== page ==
Beating an orderly retreat

FRANCIS FUKUYAMA is a professor at the Johns Hopkins School of Advanced International Studies and the author of "America at the Crossroads: Democracy, Power and the Neoconservative Legacy."

GEN. DAVID PETRAEUS, commander of U.S. forces in Iraq, has promised to return to Washington in September to report on the outcome of his surge strategy. I hope he will say that sectarian killings, bombings and U.S. casualties are all down. But even if he does, I doubt he can offer a clear, plausible date by which the Iraqi army and police will be able to stand on their own without massive U.S. support. So regardless of what he concludes, we seem destined to enter the presidential election season with no credible date for a U.S. exit from Iraq.

In more than four years of war, there have been countless turning points at which we were led to expect decisive political progress in Iraq: the capture of Saddam Hussein (December 2003); the turnover of sovereignty (June 2004); elections for the constituent assembly (January 2005); elections to ratify the constitution (August 2005); and elections for the Iraqi parliament (December 2005).

The surge was the last military card we had to play, and now our bluff will soon be called.


In my view, there is only one condition under which we can withdraw from Iraq with our core interests fully protected and with a reasonable claim that our mission was accomplished, and that is when strong Iraqi military and police forces emerge that can operate independently of U.S. forces and prevent a takeover of the country by either Al Qaeda in Iraq, resurgent Baathists or Muqtada Sadr’s Shiite militia.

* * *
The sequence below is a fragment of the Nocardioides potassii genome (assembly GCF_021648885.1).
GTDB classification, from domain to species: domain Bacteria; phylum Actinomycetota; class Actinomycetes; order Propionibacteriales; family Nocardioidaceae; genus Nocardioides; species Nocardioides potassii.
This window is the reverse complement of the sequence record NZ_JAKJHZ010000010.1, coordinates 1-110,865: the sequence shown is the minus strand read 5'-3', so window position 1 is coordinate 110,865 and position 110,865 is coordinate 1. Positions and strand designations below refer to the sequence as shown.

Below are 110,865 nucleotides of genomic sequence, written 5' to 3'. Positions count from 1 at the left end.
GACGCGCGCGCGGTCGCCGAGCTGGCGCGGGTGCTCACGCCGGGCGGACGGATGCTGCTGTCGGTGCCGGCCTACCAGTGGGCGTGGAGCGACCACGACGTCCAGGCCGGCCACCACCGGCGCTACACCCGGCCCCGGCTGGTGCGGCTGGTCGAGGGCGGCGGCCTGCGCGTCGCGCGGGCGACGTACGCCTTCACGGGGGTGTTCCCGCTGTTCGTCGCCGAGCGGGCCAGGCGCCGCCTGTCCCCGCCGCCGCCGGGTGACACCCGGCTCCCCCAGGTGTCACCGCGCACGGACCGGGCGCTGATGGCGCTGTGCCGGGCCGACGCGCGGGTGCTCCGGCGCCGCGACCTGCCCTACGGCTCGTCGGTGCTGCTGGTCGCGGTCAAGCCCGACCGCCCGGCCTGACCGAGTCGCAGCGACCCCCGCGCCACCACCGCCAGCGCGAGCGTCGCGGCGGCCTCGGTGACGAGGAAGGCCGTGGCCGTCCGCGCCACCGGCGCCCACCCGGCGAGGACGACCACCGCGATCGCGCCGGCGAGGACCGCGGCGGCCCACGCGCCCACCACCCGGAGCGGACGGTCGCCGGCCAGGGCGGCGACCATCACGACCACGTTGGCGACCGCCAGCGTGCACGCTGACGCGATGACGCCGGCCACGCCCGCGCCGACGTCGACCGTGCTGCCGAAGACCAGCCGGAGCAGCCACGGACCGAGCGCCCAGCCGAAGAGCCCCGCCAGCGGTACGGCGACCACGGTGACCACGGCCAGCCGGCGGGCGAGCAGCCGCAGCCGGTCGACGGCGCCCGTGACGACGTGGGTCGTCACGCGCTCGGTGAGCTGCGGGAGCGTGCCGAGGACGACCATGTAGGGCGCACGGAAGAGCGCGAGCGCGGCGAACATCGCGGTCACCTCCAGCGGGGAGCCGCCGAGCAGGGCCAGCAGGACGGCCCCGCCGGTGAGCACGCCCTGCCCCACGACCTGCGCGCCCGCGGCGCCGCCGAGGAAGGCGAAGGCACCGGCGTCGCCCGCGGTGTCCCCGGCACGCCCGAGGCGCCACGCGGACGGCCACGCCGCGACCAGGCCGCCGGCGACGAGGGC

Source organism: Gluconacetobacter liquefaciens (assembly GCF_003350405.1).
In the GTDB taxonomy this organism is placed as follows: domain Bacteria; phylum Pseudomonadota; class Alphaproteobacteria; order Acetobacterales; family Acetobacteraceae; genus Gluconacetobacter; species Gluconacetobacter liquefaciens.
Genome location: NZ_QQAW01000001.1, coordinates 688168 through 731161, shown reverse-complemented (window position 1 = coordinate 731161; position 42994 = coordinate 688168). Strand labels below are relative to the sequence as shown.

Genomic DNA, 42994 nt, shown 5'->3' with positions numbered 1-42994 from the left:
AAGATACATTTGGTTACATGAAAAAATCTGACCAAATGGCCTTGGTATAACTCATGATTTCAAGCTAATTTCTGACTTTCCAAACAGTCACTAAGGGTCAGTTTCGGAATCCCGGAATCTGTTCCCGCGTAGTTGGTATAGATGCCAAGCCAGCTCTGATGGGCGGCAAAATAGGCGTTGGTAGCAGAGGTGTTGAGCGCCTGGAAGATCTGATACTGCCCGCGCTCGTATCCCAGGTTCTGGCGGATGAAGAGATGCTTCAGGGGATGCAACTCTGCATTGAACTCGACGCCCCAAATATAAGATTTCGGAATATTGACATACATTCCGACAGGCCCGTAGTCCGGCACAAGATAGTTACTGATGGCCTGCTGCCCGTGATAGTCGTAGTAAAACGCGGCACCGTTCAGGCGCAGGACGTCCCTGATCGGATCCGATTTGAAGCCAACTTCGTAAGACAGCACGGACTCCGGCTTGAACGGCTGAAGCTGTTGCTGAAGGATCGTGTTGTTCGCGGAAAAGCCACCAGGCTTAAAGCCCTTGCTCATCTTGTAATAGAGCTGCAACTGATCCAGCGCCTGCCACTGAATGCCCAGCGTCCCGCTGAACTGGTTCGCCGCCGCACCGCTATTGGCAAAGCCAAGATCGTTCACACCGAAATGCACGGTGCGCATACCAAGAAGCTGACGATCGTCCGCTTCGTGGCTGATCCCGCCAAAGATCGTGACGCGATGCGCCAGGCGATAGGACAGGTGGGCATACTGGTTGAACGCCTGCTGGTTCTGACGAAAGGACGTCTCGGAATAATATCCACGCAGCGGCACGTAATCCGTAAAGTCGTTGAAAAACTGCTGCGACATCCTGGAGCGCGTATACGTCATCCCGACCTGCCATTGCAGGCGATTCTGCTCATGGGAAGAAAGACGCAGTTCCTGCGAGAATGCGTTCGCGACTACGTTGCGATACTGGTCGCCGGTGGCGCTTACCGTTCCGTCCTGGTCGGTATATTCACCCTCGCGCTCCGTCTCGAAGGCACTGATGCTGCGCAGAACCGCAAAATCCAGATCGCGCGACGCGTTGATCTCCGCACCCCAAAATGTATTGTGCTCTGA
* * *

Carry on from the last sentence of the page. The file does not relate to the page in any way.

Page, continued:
Let’s not kid ourselves. The situation today is in some ways much worse than the one faced by President Nixon in Vietnam 35 years ago. At that time, South Vietnam had an army with a paper strength of 1 million men that, despite its problems, was able hold on for three years after the U.S. withdrew its ground forces. The South Vietnamese army provided Henry Kissinger with his “decent interval” between the U.S. withdrawal and South Vietnam’s collapse. (Indeed, Kissinger argues with some plausibility that the South Vietnamese military could have hung on indefinitely if Congress hadn’t cut off funds for U.S. air support.)

Nothing like that exists or will exist in Iraq for the politically meaningful future. As of November, the Pentagon claimed it had trained 322,000 Iraqi military and police, but it admitted that the actual number on hand was much lower because of desertions and attrition. Iraqi forces continue to suffer huge shortfalls in armor, weaponry, logistics and communications, and it is unclear how they would fare without American hand-holding.

Serious training of Iraqi forces started late and never received adequate funding or top-level attention, despite the fact that Petraeus was at the helm of the training effort in recent years. The South Vietnamese army may have been nothing to write home about in 1972, but we are extremely unlikely to have an Iraqi equivalent by the end of 2007.

What all this means is that even if the surge, by September, is reducing violence in Iraq to some degree, it will not guarantee a “safe” exit strategy for U.S. forces.